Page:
Briarcliffe Blogs

The Elements of a Basic Computer Network

July 6, 2012 Online, General 0 Comments

Computer NetworkingAnyone can benefit from understanding more about networking and computer technology, whether you’re a computer technician or an average office worker. Computer networks are everywhere—where we work, where we eat, where we shop, and where we live.

A computer network is any combination of computers and other devices that are connected by a central Internet signal. Below are the basic elements of a computer network, and the setup described is what you’d most likely use in a home environment.

Modem. The first thing you need to start a network is a modem that’s connected to an ISP (Internet Service Provider). A central Internet connection is the foundation of a network.

Router. While the Internet service provides you with the means to create a network, the next step is to hook up the modem to a router, which serves as a hub that distributes the Internet connection. In business environments, the router would be replaced by switches, which allow you to multiply the amount of connections you distribute, or by a server, which becomes the mainframe for storing data from all connected hardware.

Ethernet cords. If you are using wired connections, you need Ethernet cords to connect the router to computers, printers, or other devices. Network adapters. Once your devices are connected to the router, they can read the internet signal because they have a network adapter. Most of today’s computers have network adapters built in, whether they are compatible with wired or wireless Internet connections. If you don’t use Ethernet cords to connect one or more of your devices, then you need wireless adapters that enable them to pick up the wireless signal from the router.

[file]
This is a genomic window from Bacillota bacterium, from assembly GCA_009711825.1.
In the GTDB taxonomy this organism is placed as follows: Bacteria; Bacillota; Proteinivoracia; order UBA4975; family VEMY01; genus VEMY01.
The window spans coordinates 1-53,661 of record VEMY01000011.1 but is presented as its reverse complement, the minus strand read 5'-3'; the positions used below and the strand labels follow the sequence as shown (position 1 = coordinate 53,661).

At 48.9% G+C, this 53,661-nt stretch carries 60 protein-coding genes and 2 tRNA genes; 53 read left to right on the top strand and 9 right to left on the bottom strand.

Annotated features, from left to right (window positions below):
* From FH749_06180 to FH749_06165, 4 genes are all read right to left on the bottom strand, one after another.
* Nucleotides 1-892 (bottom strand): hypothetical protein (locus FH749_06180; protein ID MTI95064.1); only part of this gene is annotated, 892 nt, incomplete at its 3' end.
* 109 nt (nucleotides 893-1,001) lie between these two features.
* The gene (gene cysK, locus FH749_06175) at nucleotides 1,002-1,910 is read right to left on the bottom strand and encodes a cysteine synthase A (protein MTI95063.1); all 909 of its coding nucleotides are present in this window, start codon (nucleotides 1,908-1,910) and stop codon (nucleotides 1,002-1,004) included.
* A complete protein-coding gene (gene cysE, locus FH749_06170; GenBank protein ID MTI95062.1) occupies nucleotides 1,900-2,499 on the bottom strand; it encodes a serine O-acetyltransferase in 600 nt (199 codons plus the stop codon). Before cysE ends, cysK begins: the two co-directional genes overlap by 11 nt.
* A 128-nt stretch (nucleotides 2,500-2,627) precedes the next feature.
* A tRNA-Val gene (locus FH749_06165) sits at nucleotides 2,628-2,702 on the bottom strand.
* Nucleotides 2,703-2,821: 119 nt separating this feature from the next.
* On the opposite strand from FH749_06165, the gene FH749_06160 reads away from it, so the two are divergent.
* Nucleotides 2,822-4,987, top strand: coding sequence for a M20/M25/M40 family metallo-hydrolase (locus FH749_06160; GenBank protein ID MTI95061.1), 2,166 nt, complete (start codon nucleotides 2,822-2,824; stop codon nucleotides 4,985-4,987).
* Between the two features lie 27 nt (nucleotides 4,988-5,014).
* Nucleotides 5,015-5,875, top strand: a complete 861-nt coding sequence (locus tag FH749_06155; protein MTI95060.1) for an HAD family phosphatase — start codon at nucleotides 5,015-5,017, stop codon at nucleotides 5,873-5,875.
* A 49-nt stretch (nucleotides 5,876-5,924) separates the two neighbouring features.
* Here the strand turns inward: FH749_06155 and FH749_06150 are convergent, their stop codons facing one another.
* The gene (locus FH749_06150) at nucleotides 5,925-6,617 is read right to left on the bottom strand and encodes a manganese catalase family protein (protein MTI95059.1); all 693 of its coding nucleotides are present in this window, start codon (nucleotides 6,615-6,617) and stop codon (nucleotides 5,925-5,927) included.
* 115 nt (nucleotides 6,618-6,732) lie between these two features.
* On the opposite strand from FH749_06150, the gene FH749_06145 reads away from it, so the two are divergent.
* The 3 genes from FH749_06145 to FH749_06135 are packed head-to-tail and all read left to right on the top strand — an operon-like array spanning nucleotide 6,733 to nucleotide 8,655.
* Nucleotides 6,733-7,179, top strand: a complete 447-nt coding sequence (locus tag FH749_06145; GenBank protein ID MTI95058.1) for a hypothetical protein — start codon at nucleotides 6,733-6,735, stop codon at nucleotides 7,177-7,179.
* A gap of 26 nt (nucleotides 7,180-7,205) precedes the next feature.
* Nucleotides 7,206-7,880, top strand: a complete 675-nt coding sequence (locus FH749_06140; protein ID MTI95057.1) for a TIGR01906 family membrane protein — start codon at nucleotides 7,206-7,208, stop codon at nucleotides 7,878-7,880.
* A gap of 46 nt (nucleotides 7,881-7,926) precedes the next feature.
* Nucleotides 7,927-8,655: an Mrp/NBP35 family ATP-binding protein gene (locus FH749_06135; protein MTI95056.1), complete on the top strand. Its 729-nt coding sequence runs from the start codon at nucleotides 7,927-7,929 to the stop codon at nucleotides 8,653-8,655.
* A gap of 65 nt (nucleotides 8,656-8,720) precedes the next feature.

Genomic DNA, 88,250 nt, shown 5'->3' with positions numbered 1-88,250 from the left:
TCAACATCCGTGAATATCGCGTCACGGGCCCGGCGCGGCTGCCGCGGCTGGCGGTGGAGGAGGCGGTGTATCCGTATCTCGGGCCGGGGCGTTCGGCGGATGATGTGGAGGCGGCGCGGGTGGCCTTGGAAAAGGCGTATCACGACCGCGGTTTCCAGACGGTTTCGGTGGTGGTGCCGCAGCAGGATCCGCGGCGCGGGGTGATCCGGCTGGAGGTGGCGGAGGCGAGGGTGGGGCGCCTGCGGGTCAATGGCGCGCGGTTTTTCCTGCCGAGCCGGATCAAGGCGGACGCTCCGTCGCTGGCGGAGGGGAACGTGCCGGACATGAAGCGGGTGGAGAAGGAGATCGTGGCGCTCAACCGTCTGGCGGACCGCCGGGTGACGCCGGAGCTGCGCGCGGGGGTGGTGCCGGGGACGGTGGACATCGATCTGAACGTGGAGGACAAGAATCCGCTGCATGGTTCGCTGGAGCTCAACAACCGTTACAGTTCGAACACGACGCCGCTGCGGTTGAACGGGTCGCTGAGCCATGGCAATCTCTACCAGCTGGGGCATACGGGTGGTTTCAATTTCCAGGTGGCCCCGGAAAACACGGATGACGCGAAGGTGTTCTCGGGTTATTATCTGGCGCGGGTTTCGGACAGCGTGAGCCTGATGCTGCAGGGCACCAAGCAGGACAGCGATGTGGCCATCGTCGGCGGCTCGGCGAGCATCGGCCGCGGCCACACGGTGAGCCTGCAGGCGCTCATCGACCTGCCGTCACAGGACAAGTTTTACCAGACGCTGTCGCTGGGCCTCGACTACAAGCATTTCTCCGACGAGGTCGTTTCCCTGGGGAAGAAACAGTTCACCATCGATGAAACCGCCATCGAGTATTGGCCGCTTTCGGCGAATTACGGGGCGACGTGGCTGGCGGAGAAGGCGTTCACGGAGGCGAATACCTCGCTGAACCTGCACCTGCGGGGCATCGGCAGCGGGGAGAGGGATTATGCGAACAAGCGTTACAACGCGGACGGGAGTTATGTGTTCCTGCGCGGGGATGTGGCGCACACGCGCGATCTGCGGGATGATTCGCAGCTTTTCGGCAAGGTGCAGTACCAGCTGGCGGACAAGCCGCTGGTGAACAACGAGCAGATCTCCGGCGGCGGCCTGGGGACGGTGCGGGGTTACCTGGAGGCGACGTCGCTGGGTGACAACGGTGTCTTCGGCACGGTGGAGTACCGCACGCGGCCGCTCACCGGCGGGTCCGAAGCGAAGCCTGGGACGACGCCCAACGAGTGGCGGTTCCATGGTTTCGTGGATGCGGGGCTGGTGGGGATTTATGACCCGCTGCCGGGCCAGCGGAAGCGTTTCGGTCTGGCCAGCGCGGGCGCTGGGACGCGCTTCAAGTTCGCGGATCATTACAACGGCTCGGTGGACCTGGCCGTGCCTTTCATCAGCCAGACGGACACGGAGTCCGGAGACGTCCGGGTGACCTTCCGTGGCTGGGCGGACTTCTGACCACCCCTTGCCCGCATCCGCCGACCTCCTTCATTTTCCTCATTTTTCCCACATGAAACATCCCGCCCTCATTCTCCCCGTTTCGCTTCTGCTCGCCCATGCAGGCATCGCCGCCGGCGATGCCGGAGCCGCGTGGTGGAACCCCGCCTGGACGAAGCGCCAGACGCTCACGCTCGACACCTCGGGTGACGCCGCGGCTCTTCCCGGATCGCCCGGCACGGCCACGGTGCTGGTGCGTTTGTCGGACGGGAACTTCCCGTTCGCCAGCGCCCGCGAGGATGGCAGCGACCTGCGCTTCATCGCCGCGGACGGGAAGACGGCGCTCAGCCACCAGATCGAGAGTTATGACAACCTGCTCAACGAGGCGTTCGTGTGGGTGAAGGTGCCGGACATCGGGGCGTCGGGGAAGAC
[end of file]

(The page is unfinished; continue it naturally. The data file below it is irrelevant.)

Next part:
Devices. The last step to creating a network is assembling the actual devices. The hardware you use can include desktop computers, laptops, netbooks, TVs, gaming systems, stereos, and even cell phones and tablets. If your cell phone or tablet connects to your wireless Internet at home, then you can technically consider it as part of your network. As long as you have two or more devices using your Internet, you can consider it a computer network.


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